Variables in math are notoriously tricky as it happens. I know math to a high level but am one of the few now who never learnt to code as such or did any Computer Science: all I know in IT is as a 'power user', as a secondary thing you might say, I wonder sometimes if I have some preconception from my background that is tripping me up all the time on this. Others outside this community have failed with me too: I suspect there is something specific to KM that I need to cotton on to. I am no wiser after reading this thread than I was before and Tom tried hard and shared his valuable time.

Thanks for the effort here @Tom. I will keep working through your stuff on this thread, and see if I can click on to something that I obviously need to grasp. I am starting to think that it would be better to change the whole terminology in some way?

I have to admit, my explanations were tailored specifically to @ronald, since I have the feeling I more or less understand where he is in his understanding of KM concepts (we had many conversations), though sometimes he still manages to surprise me :wink: (the one or the other direction)

I have no clue of maths. I guess it would be asking too much to explain me the basic concepts of variables in maths, but maybe the main differences? (I think KM’s concept of variables is pretty similar to the concept in other languages like Perl, Ruby, Swift, etc., just to name a few where I have a minimum of idea. (Of course the way how variables are treated/processed is different in each language. But we’re speaking of the concept here.)

That’s what I wanted to express with “seeing tokens as ‘special’ variables”. (I knew this can lead to confusion.)

But BTW, independently of KM, many variables you use never change their value. (Well, in the case you don’t expect a variable to not change the value, I would rather declare it as constant. But I think this differentiation would just add an unnecessary complication.)

Edit: PS:

And I even considered to explain tokens as something like constants. But I thought this would just be too wrong (they aren’t), and not helpful in the context (introducing a new term).

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How that? KM’s “variable” and “token” terminology you mean?

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Thanks, I will come back to you if I get any further with this on KM: I am not sure if I need to, since to date I have been able to just get macros using variables from other folk, I have an useful renaming one for example. I have no idea how it works though, I tried to work through it. I need to do some work myself on trying to undertand it.

I actually think the range and meaning of the terminology has drifted from its origins in math and logic to the usage in computer languages. Which is fine by the way and how it goes, that is interesting to me independently of IT by the way: I get a lot of interesting material on this site. In fact the use of another term for variables that don't change would, in my view then, be very welcome actually to avoid confusion.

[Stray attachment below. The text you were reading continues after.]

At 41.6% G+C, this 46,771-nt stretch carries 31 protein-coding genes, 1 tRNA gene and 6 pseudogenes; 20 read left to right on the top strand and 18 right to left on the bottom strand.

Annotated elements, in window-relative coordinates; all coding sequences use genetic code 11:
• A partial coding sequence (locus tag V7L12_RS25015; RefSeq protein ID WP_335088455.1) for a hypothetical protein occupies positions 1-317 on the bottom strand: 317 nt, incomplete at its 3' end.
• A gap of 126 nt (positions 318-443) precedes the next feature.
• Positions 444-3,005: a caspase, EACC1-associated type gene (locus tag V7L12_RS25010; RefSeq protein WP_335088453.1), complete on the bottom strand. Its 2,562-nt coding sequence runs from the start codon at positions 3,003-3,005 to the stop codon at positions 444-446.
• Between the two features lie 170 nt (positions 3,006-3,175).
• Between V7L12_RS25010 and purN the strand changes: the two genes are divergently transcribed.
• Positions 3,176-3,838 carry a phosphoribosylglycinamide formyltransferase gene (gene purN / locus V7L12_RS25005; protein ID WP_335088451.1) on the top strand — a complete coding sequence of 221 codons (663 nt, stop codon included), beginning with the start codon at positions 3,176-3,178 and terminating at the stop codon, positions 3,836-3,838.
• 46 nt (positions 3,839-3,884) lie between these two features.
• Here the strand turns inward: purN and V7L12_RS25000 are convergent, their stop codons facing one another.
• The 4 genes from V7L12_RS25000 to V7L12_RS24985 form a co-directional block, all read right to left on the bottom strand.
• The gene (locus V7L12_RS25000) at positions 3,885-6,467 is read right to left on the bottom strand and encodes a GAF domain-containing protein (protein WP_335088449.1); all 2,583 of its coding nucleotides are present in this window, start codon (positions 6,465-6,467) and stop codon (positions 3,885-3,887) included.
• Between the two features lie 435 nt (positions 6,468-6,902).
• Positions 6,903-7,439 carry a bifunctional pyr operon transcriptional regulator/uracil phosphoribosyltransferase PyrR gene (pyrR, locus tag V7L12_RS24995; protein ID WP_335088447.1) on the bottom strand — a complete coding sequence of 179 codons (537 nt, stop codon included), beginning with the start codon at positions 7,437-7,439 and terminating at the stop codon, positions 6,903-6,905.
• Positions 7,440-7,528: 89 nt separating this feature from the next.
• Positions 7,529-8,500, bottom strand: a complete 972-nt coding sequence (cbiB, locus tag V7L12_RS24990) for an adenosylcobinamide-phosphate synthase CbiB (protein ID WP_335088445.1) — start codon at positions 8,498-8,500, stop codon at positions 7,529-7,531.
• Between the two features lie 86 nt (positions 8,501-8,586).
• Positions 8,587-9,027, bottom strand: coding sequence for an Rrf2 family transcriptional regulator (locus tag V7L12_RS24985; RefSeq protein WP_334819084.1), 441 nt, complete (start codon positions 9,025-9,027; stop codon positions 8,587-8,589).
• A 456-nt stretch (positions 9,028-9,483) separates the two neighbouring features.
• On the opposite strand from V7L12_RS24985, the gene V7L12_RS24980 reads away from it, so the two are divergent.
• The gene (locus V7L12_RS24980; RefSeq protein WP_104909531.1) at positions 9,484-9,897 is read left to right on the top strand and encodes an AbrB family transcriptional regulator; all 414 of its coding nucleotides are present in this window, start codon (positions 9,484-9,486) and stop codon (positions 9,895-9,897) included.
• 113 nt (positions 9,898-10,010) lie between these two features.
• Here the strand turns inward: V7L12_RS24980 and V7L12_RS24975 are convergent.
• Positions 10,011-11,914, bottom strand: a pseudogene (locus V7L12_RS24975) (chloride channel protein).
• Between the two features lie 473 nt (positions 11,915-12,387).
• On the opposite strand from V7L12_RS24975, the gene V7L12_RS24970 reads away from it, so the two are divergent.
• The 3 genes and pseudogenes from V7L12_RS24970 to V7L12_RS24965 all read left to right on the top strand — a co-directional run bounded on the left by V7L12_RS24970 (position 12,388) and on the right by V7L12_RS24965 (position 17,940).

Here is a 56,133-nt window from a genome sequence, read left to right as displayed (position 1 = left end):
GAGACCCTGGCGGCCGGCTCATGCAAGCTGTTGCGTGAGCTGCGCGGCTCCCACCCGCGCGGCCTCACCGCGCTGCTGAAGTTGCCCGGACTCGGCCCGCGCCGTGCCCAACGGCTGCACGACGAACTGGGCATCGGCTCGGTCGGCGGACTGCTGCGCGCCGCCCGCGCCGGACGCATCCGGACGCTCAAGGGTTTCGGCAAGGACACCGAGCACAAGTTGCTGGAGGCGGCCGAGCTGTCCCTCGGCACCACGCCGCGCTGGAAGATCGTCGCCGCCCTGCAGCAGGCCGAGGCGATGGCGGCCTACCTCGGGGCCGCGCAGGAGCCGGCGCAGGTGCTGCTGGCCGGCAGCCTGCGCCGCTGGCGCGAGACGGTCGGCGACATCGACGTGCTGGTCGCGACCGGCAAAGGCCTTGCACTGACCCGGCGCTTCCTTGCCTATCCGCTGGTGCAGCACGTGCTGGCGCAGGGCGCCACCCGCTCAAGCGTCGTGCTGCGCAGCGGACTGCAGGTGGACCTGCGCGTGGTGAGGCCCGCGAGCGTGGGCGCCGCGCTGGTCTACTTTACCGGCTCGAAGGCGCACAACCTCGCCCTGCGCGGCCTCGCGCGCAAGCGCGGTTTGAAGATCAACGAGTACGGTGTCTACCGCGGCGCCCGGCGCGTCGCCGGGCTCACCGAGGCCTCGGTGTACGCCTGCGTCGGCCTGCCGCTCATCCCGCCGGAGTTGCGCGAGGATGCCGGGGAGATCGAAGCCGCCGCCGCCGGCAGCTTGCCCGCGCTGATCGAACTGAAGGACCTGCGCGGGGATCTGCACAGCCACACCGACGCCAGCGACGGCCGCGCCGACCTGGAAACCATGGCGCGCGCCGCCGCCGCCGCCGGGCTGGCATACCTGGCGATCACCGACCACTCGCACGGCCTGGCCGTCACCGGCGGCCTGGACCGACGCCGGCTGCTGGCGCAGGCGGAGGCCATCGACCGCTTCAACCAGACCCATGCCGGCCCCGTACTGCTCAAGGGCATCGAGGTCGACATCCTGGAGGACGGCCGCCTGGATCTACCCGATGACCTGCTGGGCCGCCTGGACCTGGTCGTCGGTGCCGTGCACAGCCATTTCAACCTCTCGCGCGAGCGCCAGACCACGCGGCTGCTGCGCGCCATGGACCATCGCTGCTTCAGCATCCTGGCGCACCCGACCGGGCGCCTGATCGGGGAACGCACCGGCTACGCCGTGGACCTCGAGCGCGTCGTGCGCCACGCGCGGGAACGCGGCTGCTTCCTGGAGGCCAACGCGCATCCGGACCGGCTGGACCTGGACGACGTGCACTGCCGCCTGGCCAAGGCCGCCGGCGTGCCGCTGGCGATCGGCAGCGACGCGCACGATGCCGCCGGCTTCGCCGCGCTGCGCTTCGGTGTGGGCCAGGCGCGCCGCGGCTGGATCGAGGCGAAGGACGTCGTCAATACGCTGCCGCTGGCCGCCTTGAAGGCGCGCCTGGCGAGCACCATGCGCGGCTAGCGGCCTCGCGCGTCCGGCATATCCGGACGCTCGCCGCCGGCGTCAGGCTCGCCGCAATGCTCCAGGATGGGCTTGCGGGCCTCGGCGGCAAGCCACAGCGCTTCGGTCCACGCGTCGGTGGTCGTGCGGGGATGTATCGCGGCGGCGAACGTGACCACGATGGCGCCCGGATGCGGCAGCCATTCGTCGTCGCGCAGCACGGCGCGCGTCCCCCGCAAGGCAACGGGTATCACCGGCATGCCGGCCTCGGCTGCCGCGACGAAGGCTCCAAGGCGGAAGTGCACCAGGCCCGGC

I don't like to overstay my welcome though and take up too much time. I really appreciate how generous, you and many others are in that way here. I hope you don't mind my kind of approach? If not I will continue to engage with you if that is ok.

Yes. I am just entertaining an idea. Since I don't really understand it I don't feel I can take a strong position on terminology. I also see that meaning has drifted from its origins and that is how it always is by the way; so I don't take that as a criticism as such, just something to be aware of. Sometimes, in English notoriously for some reason, words often drift, in language generally, into their opposites, sometimes both meanings are retained. "Literally" being a recent one, 'cleave' and 'bolt' are others. I see no reason why 'variable' might not, in some contexts, come to mean 'constant.

Not an expert here, but I think this is plausible.

What is the exact “thing” you don’t grasp with KM variables? Sorry for the stupid question, but maybe this concrete piece of info could be helpful. If you can nail it down. (As said, I’m clueless of maths variables.)

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2 posts were split to a new topic: TIP: Understanding KM Tokens

@Tom and @tudor_eynon, the subject of KM "Variables" has already been discussed at length here:

If either of you, or anyone, really feel the need to discuss further, then create a new topic on "KM Variables" by clicking on the link icon of that post.

This thread is about Tokens. Let's keep on topic, please.


Technically you are right (except the mentioned tokens like %Return%, but this doesn’t matter). I just did not want to introduce that term here, because I feared it will lead to more confusion.

As said my answer was tailored to @ronald, and I had the impression he was familiar with the concept of variables. That’s why I started there. (See the OP.)

But, as said, technically you are right, most of them work as functions, and the value can change at any time, which I mentioned as serious caveat here if one is using the the token throughout the macro.

I would add the explanation as function to the wiki, it is certainly useful and will help people understand.

Since tokens and variables get sometimes confused (see the OP!), and they can be used in a similar way under certain conditions, I would opt to not split this thread based on whether a post is more about variables or more about tokens.

The thread started about the differentiation of variables and tokens.